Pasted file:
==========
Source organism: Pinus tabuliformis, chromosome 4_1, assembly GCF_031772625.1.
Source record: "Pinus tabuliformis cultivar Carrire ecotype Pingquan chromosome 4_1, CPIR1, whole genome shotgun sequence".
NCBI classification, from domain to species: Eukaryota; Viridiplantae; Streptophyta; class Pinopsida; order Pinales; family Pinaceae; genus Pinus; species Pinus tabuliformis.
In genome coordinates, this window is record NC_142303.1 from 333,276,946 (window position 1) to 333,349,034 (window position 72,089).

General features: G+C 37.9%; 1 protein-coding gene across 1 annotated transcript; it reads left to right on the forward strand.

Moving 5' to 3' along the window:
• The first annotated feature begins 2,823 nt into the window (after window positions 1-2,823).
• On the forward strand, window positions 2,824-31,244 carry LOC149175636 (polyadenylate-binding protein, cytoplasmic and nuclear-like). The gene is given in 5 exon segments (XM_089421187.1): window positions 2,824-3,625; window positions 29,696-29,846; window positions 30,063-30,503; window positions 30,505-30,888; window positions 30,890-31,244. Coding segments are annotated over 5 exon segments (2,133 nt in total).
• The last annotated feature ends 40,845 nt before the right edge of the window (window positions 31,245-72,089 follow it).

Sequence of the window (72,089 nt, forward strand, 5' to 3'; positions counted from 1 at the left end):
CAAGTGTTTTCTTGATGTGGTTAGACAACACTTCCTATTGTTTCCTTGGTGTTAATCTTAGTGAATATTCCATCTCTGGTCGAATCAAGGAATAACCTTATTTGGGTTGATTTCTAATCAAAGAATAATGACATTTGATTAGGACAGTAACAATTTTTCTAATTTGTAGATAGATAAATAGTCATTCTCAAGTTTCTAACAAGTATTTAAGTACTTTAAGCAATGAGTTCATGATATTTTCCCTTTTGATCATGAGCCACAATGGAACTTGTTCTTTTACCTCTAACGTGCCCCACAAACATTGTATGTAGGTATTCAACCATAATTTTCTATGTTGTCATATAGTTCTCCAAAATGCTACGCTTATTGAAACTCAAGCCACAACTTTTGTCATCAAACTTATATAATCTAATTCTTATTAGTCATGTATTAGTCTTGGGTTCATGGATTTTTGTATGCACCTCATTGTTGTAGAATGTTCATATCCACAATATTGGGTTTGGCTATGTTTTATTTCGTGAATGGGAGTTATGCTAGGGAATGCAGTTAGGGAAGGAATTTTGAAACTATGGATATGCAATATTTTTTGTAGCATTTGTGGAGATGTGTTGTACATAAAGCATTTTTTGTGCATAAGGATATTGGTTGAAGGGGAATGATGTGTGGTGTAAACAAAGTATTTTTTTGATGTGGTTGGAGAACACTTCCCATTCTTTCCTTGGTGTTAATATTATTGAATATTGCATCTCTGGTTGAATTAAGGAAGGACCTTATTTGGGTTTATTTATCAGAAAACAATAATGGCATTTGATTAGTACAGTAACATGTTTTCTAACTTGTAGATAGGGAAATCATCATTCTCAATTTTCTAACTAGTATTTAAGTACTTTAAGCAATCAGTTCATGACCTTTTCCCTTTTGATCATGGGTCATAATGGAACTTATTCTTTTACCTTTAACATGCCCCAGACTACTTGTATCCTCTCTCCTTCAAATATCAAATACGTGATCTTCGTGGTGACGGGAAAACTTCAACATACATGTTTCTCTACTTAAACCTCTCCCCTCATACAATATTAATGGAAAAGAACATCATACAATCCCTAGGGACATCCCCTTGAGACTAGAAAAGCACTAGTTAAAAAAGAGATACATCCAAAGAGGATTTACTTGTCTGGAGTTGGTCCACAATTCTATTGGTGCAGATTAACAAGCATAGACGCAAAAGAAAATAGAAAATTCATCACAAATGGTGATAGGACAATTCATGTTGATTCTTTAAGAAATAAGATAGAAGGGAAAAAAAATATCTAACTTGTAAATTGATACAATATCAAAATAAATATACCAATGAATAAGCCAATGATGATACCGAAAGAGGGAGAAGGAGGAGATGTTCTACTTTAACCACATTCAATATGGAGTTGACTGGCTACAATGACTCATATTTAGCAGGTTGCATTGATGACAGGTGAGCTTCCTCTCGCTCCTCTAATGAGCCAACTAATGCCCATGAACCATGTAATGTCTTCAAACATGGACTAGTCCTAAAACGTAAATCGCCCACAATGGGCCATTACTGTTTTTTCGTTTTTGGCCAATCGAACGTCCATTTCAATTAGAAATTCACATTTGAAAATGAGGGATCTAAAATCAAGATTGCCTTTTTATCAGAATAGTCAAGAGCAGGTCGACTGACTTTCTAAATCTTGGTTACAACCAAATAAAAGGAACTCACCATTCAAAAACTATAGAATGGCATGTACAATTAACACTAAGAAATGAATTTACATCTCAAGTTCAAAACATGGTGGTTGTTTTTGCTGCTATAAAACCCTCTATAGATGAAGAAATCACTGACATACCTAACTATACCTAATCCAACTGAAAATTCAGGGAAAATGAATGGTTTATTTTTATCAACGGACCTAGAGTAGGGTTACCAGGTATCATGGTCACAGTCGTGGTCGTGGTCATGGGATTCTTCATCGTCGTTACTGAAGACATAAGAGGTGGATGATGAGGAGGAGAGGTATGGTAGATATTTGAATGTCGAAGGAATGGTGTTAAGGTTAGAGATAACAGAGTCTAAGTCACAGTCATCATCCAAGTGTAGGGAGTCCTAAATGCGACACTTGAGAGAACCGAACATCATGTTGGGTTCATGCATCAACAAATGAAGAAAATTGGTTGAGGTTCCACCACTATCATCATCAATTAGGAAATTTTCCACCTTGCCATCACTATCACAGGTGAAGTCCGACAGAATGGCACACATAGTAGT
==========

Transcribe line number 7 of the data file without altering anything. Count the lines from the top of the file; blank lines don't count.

• The first annotated feature begins 2,823 nt into the window (after window positions 1-2,823).